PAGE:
“A region of 350 million all turns on a country of 7 million.
Does that make sense? Is that logic?” Ellison continued.
“When the Americans who trace their roots back to those 350 million get involved, everything changes. Can I say that again?” ‘No place in US for hatred and antisemitism’ Mike Pence rolls up sleeves to help restore Chesed Shel Emeth cemetery • By MICHAEL WILNER Jerusalem Post correspondent WASHINGTON – US Vice President Mike Pence on Wednesday visited a Jewish cemetery in Missouri that was attacked earlier in the week, where aid workers were repairing more than 170 tombstones toppled by vandals.
The act was a tipping point for the White House after weeks of reports that antisemitic incidents and rhetoric were on the rise. Senior officials, including President Donald Trump, began speaking out forcefully against the phenomenon this week, breaking a period of silence.
At the Chesed Shel Emeth Cemetery, Pence said the Trump administration is committed to fighting hatred and bigotry in all of their forms.
“There’s no place in America for hatred or acts of prejudice or violence or antisemitism,” he said. “I must tell you, the people of Missouri are inspiring the nation by your love and care for this place, for the Jewish community in Missouri, and I want to thank you for that inspiration, for showing the world what America is really all about.
“To walk in to see that the headstones that were vandalized are already repaired is evidence of your love and your care for the heritage and the history and for those that are cherished here, to the federation and to all of you,” he added, referring to the local Jewish community chapter.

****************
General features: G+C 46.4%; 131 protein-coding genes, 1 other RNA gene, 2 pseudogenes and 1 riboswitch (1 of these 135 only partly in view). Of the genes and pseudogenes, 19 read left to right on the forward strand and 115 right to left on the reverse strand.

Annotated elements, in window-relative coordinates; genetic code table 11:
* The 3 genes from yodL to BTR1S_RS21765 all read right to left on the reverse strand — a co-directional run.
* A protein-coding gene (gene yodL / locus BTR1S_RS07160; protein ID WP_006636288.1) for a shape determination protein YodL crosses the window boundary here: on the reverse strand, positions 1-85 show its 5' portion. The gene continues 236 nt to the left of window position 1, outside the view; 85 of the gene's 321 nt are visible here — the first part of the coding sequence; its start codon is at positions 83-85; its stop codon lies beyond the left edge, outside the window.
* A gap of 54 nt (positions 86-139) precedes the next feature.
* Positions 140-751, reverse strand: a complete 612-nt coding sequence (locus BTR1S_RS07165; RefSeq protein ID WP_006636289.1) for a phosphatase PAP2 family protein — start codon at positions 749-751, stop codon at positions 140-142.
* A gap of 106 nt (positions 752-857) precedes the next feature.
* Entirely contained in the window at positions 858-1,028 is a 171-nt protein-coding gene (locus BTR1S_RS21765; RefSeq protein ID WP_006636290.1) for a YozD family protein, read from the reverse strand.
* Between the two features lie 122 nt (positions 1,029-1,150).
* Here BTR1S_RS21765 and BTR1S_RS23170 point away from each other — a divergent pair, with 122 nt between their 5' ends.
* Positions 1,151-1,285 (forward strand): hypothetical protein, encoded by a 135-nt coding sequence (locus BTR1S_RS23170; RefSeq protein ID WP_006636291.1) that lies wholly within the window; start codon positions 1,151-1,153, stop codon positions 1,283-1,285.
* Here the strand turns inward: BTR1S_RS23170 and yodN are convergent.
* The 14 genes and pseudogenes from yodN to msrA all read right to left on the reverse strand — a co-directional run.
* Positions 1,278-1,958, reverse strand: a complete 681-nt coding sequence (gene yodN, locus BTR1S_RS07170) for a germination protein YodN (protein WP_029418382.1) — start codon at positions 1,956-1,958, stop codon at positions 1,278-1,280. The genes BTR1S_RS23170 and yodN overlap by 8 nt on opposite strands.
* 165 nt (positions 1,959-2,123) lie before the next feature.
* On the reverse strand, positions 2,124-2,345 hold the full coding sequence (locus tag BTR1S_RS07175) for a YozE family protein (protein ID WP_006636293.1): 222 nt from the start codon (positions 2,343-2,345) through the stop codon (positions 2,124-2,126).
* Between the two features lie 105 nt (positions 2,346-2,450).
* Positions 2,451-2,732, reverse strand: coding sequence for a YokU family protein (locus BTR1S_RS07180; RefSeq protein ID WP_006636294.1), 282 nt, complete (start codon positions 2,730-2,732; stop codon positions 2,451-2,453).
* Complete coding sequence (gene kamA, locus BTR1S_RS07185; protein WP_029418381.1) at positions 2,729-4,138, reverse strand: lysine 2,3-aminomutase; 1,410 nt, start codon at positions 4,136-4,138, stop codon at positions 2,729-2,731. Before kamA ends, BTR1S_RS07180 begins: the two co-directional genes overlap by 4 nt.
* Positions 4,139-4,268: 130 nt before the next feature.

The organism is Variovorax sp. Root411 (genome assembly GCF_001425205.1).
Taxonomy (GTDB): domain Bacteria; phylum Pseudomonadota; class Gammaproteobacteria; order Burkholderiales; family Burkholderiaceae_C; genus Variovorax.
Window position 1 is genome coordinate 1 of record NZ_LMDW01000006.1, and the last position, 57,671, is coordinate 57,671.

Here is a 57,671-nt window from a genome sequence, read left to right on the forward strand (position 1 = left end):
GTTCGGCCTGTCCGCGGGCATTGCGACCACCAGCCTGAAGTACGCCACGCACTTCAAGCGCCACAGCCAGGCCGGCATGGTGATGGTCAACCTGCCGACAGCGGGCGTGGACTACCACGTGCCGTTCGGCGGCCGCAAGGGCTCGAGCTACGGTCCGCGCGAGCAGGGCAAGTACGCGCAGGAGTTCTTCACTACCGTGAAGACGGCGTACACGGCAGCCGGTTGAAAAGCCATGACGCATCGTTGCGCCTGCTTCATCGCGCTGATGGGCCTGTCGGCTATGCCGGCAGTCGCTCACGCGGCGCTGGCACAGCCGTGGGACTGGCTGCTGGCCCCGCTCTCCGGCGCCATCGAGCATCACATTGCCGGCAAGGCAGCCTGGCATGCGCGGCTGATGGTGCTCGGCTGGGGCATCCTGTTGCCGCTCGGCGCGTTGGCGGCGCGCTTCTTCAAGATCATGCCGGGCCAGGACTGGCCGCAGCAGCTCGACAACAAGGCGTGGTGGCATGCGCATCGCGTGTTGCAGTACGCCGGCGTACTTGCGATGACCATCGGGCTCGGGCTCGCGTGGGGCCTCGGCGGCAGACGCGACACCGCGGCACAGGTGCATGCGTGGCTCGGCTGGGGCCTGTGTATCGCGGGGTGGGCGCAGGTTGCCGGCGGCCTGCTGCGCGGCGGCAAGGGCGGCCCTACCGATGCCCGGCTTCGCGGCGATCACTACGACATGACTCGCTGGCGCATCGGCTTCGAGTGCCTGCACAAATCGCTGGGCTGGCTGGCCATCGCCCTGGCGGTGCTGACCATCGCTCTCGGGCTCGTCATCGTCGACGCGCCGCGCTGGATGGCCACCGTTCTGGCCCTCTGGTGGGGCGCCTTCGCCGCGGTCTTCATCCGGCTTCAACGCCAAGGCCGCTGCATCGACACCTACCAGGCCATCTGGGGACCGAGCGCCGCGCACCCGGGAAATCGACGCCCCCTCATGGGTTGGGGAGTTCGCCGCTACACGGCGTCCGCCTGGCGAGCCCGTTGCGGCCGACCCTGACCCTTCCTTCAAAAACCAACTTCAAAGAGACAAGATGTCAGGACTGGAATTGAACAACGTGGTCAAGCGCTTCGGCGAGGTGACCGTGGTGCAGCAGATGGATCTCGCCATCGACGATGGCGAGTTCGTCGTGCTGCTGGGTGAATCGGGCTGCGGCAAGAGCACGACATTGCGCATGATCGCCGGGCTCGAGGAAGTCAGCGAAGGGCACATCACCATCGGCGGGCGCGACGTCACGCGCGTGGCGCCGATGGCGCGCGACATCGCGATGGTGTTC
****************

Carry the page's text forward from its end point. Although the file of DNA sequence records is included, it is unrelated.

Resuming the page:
Pence was joined by a regional director for the Anti-Defamation League, which received a bomb threat to its national headquarters earlier in the day.
More than 70 bomb threats have been phoned in to Jewish community centers and offices since the beginning of the year – an unprecedented spike in antisemitic threats, coupled with a marked spike in antisemitic rhetoric on social media, according the Anti-Defamation League and local authorities.
Trump condemned the previous threats as antisemitism for the first time on Tuesday after repeatedly declining to do so when asked by journalists last week. Some Jewish organizations have criticized his approach, saying they fear that the groups that supported Trump had become more active.
The attack on Chesed Shel Emeth was widely interpreted as motivated by antisemitic animus, although the perpetrators have not been identified.
Prime Minister Benjamin Netanyahu, for the second day in a row, commended Trump on Thursday for taking a stand earlier in the week against antisemitism. He also praised Pence for his words and actions on the matter.
Asked by The Jerusalem Post whether he thinks Trump is doing enough against antisemitism, he replied, “He is, yes.”Herb Keinon contributed to this report from Sydney.